Since the Dáil went into recess, there has been a reluctance by politicians to comment on the matter, but many have signalled they are ready to raise it under the cover of privilege this week.
Taoiseach Leo Varadkar is set to come under intense pressure to examine the INM scandal as Fianna Fáil’s Micheál Martin and Sinn Féin’s Mary Lou McDonald are expected to grill him over the breach. Mr Martin said he is deeply concerned about what is emerging in relation to the INM data breach and that he wants specific answers from Mr Varadkar on what is happening.
Mr Varadkar and Communications Minister Denis Naughten have said the alleged data breach scandal at INM is very “concerning”.
The Taoiseach said: “I do have concerns. Of course, I do.
“I’m concerned anytime somebody’s personal emails or electronic information is accessed by anyone. For our democracy to function, we need to have an independent press and we need to have a diversity of press ownership as well and I’m a great believer in that because democracy can’t function without a strong and independent media.”
Ms McDonald said she will also raise the INM data breach issue in the Dáil, adding that the matter should be of serious concern to the public.
Meanwhile, two central figures of Facebook in Ireland are going before a Dáil committee meeting today to answer questions on controversies surrounding the multibillion-dollar company.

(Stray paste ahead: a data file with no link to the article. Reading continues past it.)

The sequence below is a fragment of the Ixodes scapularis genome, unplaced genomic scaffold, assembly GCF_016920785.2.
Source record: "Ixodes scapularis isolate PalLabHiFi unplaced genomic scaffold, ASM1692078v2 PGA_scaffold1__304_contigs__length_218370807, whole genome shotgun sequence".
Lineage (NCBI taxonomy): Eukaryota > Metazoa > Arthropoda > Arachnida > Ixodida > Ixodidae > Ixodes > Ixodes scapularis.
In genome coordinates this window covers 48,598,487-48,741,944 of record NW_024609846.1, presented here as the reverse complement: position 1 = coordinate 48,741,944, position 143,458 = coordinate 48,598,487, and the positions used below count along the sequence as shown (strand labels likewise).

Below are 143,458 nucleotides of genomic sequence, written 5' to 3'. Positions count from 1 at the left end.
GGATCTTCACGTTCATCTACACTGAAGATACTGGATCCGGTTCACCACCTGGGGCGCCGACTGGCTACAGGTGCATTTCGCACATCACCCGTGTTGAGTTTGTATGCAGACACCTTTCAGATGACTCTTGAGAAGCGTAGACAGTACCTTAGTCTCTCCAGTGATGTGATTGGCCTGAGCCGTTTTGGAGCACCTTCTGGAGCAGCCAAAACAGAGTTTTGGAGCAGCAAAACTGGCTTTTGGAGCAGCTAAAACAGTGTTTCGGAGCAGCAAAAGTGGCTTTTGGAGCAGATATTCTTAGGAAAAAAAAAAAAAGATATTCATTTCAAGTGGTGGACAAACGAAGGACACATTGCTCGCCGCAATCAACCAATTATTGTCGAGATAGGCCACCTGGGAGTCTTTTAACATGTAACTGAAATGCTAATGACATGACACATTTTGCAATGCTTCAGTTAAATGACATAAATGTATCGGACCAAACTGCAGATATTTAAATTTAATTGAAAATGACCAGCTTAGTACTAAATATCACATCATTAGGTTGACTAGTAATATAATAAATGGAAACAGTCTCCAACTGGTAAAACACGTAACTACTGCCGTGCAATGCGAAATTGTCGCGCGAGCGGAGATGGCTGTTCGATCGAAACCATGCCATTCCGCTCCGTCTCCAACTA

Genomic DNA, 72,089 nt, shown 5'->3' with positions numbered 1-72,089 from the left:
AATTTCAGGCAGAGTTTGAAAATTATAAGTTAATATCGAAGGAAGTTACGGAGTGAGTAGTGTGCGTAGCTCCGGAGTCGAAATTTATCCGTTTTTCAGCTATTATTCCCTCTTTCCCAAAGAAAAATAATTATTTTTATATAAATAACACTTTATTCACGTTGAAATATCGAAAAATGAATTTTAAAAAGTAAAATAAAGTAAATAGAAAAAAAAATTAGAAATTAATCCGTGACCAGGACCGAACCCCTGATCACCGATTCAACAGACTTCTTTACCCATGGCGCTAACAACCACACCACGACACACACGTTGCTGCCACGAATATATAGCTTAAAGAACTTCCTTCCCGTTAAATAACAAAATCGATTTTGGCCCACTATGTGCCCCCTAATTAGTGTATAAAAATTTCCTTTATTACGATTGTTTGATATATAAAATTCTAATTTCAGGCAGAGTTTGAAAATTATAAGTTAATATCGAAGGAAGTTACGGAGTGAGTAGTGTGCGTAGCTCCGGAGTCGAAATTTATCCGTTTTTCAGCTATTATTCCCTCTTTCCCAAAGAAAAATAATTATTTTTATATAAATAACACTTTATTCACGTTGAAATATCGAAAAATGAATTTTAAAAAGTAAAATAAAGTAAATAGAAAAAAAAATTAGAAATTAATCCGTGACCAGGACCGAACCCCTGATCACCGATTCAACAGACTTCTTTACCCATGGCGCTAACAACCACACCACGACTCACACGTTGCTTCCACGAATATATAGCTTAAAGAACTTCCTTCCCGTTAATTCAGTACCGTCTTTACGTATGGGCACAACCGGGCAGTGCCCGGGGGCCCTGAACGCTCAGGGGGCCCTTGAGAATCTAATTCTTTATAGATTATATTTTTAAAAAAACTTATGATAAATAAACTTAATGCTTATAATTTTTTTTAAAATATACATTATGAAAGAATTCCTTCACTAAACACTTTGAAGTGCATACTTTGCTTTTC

Joel Kaplan, the vice president of public policy at Facebook, and Niamh Sweeney, the head of public policy for Facebook in Ireland, will be quizzed by the TDs and senators on the joint committee of communications, climate action and environment.
Facebook has said up to 45,000 of its users in Ireland could have had some of their information improperly shared with Cambridge Analytica.
It is likely that Mr Kaplan and Ms Sweeney will be asked questions about how confidential users’ data was treated by the social media site.
As well as questions on data protection, the committee is also likely to ask how much data has already been taken from Irish users without their knowledge or permission and who has that data now.
Fianna Fáil TD James Lawless, who sits on the committee, predicted that the Facebook bosses will also be asked about transparency in political advertising. It is illegal to produce any election literature without clearly marking its origin and publisher. However, Facebook ads are often very difficult to source.
Facebook is being watched closely in Ireland. Helen Dixon, the data protection commissioner, will also be attending the committee meeting today. Two weeks ago, she said that her office is actively supervising Facebook in “cleaning up its act and ensuring users’ data is protected”.